+Philosophy Now magazine asks its readers each issue to answer a philosophical question. This month the question is What is time? The simple answer is, it is no more real than a concept. Here’s a slightly longer answer.
A more interesting question might be what is a moment? We appear to have moments in time. We reflect and we think in ‘the present,’ that is in this (and only this) moment—we live in an ineluctable series of ’moments,’ where we imagine time ‘stands still’ sufficiently for us to gather our thoughts and do our things. We live in a series of moments. So what are these moments? Like footsteps in the snow they seem to leave a trail but not for very long, they melt away and become faded memories. That we have this memory gives us the notion of time—a notion that is inconceivable, for example, to a rock. The question ‘what is time’ wouldn’t occur to a rock, even if the rock encapsulates the elements of its being in its molecular structure, i.e. its past., just as we do. Without consciousness there can be no sense of time, no concept of living in the moment, which is to say in a fiction twixt past and future (since we actually ‘live’ neither in the past nor the future). Time is a figment of the moment. The moment is another word for now. So what exactly is ‘now?’ That, I think, is a question for later, even if I thought of it now.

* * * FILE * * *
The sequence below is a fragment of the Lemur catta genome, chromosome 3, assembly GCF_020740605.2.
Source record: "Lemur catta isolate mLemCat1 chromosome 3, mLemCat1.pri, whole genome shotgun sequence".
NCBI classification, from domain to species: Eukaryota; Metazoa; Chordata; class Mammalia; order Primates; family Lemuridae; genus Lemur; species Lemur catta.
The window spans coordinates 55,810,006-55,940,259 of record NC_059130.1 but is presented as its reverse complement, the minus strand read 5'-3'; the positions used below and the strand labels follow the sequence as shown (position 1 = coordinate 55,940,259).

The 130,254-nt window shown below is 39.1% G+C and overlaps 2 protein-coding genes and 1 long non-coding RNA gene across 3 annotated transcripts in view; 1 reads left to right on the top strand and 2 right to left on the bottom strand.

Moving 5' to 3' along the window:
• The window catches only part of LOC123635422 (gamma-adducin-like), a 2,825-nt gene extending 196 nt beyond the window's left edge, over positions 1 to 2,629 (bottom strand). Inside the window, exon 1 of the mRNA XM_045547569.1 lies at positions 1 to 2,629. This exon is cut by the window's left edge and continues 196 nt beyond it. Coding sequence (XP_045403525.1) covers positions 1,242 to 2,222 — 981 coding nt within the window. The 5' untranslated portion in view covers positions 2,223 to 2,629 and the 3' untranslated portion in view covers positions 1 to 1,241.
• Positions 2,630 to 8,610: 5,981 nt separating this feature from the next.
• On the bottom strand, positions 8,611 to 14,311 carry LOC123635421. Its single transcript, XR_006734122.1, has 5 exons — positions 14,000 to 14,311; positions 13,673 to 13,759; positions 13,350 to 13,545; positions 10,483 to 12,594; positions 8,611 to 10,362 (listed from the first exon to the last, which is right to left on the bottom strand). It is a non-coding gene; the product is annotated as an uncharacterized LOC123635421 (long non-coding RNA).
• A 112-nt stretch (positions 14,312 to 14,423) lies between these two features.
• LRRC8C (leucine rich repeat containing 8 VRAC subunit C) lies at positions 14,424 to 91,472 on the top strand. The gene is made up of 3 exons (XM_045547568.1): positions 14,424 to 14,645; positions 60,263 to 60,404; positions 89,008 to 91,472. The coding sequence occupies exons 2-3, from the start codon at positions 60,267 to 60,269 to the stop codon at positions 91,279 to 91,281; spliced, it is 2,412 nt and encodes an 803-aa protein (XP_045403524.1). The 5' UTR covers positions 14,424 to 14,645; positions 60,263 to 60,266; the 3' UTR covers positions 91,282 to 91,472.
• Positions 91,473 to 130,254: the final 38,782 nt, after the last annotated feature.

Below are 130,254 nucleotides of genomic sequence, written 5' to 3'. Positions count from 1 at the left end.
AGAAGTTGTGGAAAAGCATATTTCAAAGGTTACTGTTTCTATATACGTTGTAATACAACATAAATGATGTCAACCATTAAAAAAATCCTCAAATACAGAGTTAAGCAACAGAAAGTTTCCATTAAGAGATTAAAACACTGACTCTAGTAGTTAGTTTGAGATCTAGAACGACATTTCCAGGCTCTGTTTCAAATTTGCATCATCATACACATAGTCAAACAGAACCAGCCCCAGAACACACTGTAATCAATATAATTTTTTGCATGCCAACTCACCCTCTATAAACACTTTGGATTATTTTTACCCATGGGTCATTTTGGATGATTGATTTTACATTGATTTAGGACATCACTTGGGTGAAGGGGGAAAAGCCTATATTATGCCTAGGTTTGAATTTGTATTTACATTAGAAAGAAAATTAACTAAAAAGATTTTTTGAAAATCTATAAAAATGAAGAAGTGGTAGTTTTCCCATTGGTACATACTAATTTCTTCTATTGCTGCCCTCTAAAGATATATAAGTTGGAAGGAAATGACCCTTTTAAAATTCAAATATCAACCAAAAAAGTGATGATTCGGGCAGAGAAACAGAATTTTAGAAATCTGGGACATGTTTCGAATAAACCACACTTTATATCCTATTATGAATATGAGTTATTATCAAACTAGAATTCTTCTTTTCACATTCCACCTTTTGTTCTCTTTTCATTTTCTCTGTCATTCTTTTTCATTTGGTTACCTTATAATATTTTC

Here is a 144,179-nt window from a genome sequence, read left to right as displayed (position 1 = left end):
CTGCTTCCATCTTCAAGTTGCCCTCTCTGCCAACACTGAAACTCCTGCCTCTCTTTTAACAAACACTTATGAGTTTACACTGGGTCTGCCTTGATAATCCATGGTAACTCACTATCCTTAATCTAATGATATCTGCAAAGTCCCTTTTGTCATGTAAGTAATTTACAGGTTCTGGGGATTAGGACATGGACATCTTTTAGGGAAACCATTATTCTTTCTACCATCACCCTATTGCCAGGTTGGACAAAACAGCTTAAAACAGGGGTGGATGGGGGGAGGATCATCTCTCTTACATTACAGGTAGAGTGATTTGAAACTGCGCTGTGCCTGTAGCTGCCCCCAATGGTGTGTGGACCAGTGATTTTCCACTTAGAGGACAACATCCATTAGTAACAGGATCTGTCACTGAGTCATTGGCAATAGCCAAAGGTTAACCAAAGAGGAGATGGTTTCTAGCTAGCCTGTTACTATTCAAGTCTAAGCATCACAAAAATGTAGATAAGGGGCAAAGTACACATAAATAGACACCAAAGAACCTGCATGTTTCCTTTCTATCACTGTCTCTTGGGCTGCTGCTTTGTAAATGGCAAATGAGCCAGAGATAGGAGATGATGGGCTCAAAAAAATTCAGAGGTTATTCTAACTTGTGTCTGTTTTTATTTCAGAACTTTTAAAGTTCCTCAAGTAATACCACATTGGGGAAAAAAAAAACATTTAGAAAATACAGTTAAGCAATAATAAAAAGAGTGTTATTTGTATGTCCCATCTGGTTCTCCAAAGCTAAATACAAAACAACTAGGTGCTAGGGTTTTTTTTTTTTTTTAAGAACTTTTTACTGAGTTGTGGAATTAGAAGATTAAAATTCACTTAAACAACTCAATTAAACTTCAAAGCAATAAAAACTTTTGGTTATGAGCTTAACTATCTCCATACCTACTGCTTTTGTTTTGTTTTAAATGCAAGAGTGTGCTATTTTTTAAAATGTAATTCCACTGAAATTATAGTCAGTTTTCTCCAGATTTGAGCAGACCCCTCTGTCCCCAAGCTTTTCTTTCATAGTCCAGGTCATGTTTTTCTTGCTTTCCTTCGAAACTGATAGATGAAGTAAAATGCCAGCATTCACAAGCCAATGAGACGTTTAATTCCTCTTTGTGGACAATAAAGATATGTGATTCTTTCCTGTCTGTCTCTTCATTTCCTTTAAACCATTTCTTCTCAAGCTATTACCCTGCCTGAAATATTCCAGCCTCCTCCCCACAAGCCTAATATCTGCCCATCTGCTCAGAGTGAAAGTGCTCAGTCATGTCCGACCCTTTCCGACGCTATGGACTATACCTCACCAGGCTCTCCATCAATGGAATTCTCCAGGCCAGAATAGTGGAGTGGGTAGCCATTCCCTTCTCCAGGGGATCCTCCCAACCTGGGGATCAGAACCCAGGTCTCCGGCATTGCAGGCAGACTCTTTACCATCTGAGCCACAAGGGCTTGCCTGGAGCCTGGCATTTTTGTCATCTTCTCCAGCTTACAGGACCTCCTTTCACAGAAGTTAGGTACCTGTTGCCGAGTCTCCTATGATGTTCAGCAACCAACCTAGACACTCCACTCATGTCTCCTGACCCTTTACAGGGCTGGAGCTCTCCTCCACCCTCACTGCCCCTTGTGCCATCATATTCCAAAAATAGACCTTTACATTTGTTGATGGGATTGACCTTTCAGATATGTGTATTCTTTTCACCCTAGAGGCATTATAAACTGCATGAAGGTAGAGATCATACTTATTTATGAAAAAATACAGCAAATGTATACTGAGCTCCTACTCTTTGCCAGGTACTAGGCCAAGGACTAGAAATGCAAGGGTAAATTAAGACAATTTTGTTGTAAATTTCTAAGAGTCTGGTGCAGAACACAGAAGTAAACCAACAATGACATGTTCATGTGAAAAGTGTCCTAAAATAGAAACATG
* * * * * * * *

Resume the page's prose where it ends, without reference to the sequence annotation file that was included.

+There’s been a fair old competition going on these last few months. Who’s coffin witnessed the longest grieving queues? The Queen's, Pele's or Pope Benedict's? Does it really matter how long the queue is? (It's another media obsession.)
+Here’s an extract from Keir Starmer’s speech today:
So let me spell it out – no more short-cuts. Strong, dynamic government is necessary, but it’s not sufficient. Communities need strong public services, but that’s not enough on its own. For national renewal, there is no substitute for a robust private sector, creating wealth in every community.
Well, he’s really spelt it out hasn’t he? Only a robust private sector can do the job. It appears all else is secondary. How far will he take this spelt out wisdom? More privatisation of the NHS, perhaps? Private (i.e. toll) roads? G4S patrolling our streets? More contracting out of local (and national services)? More revolving doors in the defence sector? The opportunities are endless! We’re told—in the face of criticism—that the proposal for a ‘Great British Energy company’ signals Starmer’s radicalism. But it’s not yet clear what that means. Will it actually alter the balance between consumers and big energy? Whatever Starmer thinks it means, I’m willing to bet it will not put energy companies into the public’s hands.
N.B. It is a common error on the part of Starmer and his ilk (inc. Tories) that the state doesn't create wealth. One only has to ask, e.g. American defence manufacturers to determine the truth of this.